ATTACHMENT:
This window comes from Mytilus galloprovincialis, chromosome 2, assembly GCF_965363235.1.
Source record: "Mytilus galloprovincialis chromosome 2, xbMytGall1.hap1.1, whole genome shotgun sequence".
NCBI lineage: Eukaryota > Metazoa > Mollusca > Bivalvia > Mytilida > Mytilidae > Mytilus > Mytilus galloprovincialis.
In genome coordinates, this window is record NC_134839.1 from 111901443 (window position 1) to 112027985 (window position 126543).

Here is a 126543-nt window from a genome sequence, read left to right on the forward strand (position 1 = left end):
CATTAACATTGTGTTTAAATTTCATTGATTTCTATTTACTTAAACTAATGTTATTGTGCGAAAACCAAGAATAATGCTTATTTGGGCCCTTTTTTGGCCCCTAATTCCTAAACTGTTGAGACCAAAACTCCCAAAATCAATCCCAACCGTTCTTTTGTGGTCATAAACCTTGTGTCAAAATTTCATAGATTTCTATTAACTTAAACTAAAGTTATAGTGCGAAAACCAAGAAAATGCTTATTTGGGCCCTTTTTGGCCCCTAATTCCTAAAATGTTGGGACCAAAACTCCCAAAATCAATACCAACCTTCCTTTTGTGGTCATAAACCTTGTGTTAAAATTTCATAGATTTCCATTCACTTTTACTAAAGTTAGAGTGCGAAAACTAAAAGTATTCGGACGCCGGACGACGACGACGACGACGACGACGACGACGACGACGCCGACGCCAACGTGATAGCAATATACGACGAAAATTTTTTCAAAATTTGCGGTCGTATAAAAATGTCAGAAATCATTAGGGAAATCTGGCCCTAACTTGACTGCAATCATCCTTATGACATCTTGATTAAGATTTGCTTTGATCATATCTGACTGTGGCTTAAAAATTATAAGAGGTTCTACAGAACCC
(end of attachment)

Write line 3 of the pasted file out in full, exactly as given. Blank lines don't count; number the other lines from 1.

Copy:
NCBI lineage: Eukaryota > Metazoa > Mollusca > Bivalvia > Mytilida > Mytilidae > Mytilus > Mytilus galloprovincialis.